Ink of the week

Gabrielle Lanius 

News Staff Writer

glanius@unca.eduAs a form of expression, tattoos have been celebrated for centuries across the globe. Whether for religious, traditional or personal reasons, people have chosen to decorate their bodies with ink.

Sophia Nitsche struggled the majority of her young life to accept a permanent part of herself and used the art of tattoo design to help her learn to love her body the way it is.

Sophia Nitsche, born with a cataract obscuring her vision in her left eye, now has a tattoo on her ankle symbolizing her struggle to accept her condition. Photo by Gabrielle Lanius.

The freshman English student, originally from Savannah, Georgia, was born with a cataract in her left eye she said dominated her young life.

“From like 1 or 2 years old, I had to have eye appointments every couple of months for eight years straight. So for a long time it was something that frustrated me and made me angry because I didn’t have any control over it,” Nitsche said.

The cataract would not go away and had only a small chance of resolving. For much of her life, Nitsche said she struggled to deal with and accept it.

“It fucked with a lot of my life but finally I realized that it wasn’t going away, that it’s a part of my life, and it’s one of those weird unique things even though it’s something that makes you have terrible eyesight,” Nitsche said.

After coming to terms with this condition which obscures her vision, she decided to memorialize it in her own way on her body.

“It was like an acceptance thing. I drew out my own left eye and made it symbolic and pretty with the star in the middle,” Nitsche said.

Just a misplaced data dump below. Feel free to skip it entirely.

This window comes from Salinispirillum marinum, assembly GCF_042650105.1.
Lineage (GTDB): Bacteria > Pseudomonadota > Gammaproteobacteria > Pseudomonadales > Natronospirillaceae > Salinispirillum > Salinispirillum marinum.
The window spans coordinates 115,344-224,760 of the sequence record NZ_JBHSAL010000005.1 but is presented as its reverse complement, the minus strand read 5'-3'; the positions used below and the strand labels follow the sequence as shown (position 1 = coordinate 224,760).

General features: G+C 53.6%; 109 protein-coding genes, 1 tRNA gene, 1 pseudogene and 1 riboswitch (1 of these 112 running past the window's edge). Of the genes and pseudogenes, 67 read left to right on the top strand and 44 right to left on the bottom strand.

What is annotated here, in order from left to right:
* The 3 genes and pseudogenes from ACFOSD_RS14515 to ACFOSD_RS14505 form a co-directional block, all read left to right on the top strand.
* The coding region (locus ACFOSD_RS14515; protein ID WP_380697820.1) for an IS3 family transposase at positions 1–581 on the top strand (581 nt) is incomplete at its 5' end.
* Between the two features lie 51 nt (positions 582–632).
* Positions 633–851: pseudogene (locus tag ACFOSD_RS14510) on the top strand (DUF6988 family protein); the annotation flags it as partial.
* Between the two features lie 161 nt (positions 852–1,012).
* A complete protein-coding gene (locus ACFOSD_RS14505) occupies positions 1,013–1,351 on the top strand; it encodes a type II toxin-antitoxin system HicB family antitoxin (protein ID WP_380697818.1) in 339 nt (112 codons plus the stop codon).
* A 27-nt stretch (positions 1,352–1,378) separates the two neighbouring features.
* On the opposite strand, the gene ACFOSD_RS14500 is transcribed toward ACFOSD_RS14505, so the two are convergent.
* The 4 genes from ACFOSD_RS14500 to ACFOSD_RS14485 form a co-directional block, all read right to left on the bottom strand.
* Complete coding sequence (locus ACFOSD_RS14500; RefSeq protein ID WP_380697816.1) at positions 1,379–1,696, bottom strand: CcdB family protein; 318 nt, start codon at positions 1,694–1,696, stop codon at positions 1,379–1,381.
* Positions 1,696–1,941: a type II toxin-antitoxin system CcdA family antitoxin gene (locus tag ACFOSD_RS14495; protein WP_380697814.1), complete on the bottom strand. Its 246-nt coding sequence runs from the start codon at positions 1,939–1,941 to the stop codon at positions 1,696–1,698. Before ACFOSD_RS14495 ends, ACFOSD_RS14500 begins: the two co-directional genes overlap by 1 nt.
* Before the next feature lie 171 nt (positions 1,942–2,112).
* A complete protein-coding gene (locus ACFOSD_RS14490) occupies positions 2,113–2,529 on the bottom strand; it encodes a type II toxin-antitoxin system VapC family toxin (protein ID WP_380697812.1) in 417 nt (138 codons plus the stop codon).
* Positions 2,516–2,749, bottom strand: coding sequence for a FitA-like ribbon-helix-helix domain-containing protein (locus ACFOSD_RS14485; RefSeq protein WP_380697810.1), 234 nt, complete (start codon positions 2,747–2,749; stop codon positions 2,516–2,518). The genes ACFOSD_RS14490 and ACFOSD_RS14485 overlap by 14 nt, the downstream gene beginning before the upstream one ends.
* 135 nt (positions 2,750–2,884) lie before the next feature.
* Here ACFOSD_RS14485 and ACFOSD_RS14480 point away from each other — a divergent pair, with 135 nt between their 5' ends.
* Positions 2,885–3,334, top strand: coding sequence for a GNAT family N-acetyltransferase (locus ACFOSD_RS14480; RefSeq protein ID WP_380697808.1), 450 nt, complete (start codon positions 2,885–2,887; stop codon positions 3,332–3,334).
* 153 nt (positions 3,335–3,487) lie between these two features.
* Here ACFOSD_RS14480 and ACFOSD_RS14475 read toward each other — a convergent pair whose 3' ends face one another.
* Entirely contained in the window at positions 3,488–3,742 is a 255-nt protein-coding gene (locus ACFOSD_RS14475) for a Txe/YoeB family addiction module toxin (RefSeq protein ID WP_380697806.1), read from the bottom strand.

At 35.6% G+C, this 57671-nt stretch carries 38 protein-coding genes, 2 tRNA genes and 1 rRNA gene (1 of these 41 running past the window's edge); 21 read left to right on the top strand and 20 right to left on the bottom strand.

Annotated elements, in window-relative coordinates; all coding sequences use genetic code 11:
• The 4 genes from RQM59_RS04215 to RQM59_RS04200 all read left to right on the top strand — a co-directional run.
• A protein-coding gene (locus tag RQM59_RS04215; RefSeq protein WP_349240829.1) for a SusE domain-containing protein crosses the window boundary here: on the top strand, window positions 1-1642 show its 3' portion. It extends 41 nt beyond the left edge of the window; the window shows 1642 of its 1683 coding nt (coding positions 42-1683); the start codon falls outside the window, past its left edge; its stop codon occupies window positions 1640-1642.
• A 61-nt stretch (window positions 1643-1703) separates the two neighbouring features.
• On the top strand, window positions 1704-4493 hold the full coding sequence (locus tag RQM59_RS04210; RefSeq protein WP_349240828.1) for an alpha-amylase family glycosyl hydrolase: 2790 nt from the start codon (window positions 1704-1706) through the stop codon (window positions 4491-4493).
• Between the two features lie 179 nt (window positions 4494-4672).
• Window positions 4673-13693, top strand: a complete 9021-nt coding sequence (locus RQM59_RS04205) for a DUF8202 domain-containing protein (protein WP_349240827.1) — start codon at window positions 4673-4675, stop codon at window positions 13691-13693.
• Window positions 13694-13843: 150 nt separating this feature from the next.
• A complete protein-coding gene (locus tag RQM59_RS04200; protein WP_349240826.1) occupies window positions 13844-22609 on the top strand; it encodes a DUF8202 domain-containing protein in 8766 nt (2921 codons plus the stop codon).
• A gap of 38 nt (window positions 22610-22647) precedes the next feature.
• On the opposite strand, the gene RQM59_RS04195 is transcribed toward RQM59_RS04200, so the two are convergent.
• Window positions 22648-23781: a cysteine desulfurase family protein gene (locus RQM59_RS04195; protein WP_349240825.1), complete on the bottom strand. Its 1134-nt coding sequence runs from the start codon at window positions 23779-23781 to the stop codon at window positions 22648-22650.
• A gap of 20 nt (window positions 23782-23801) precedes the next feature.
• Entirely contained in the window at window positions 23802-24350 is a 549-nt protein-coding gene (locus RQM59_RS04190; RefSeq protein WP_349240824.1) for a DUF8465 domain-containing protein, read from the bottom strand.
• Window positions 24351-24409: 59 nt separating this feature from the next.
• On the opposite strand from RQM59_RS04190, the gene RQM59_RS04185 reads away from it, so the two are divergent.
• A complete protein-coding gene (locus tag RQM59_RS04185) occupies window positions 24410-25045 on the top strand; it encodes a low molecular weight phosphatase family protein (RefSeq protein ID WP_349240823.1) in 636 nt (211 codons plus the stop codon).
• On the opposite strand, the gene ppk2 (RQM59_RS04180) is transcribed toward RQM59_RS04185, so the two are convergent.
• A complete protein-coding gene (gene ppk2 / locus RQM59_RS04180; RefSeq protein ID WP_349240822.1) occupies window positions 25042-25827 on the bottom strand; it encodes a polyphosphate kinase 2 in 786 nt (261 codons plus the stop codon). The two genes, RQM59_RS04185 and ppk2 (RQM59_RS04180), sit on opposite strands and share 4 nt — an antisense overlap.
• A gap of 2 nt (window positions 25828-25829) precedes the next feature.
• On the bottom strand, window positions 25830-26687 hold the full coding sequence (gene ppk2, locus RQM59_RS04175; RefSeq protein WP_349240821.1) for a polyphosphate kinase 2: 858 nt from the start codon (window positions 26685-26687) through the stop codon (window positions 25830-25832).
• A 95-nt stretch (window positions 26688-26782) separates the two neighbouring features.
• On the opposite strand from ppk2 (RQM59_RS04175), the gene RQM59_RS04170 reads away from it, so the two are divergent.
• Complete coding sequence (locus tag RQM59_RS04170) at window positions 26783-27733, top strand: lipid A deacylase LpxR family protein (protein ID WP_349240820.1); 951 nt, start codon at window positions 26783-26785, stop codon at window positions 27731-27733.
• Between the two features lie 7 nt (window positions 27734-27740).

While she likes this tattoo, it was not what she had originally intended to have in its place.  

“Originally I had planned to have a different tattoo, more like a timeline with symbols that represented parts of my life, but I was having a lot of trouble deciding on the symbols,” Nitsche said. “But I always knew that my eye was the starting point for a lot of my life,”  

Nitsche said she plans to get another tattoo — a band around her left arm with the silhouettes of trees — but she is currently holding off on plans to actually get it.

“I want to get another tattoo but the studio back home in Savannah, Georgia is now closed so I’m kinda stuck wondering if I should find a tattoo place up here,” Nitsche said.

While her tattoo means something to her and represents a part of her, Nitsche said she believes the intentions behind a tattoo are left up to the individual.  

“I think that if a person wants a tattoo that means something big and important in their life then I think they should get it,” Nitsche said. “But if it’s something you enjoy or think is beautiful, you should also get that, so long as you think about it beforehand because it is permanent.”  

 

 

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